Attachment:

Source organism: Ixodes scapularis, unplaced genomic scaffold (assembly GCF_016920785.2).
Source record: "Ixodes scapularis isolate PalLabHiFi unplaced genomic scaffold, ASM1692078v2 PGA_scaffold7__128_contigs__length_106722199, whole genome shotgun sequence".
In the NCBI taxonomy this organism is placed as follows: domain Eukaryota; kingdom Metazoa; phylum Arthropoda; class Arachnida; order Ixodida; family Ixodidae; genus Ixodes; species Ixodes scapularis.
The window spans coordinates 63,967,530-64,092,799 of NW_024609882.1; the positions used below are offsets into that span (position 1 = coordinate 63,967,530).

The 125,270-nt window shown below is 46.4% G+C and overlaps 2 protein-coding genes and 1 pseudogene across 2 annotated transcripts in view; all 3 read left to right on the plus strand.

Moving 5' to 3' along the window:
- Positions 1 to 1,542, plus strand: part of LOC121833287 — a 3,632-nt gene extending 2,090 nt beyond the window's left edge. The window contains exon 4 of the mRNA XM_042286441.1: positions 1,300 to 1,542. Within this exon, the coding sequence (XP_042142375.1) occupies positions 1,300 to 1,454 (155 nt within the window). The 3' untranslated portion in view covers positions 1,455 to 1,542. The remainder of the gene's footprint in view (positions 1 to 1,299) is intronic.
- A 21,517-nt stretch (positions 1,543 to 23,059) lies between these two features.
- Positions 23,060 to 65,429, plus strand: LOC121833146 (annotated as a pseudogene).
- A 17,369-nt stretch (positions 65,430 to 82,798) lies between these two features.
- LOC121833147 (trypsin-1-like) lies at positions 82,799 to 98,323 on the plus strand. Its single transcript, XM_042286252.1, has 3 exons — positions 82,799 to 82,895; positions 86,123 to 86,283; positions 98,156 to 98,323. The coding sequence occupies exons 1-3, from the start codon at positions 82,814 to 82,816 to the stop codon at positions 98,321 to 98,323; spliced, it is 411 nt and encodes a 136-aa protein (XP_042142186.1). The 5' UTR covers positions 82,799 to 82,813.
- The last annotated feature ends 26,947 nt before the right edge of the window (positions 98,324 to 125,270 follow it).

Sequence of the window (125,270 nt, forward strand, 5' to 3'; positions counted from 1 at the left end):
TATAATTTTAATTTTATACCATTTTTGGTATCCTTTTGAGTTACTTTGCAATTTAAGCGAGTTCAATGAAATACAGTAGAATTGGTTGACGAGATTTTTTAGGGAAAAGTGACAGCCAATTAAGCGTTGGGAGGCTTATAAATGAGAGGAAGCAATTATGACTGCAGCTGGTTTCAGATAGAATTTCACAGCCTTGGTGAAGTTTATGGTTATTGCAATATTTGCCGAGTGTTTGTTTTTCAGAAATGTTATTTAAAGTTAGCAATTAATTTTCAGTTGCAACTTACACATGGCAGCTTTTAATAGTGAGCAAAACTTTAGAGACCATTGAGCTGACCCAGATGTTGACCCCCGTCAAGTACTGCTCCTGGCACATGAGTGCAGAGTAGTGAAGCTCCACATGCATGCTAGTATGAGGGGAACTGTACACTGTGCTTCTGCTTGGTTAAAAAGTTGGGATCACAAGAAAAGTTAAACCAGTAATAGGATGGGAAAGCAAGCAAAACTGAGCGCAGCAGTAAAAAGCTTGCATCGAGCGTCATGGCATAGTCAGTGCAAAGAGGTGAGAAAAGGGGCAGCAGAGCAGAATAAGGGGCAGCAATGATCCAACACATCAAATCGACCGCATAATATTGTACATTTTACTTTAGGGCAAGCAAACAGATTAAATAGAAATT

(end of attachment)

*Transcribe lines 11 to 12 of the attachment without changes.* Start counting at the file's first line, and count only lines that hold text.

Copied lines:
- LOC121833147 (trypsin-1-like) lies at positions 82,799 to 98,323 on the plus strand. Its single transcript, XM_042286252.1, has 3 exons — positions 82,799 to 82,895; positions 86,123 to 86,283; positions 98,156 to 98,323. The coding sequence occupies exons 1-3, from the start codon at positions 82,814 to 82,816 to the stop codon at positions 98,321 to 98,323; spliced, it is 411 nt and encodes a 136-aa protein (XP_042142186.1). The 5' UTR covers positions 82,799 to 82,813.
- The last annotated feature ends 26,947 nt before the right edge of the window (positions 98,324 to 125,270 follow it).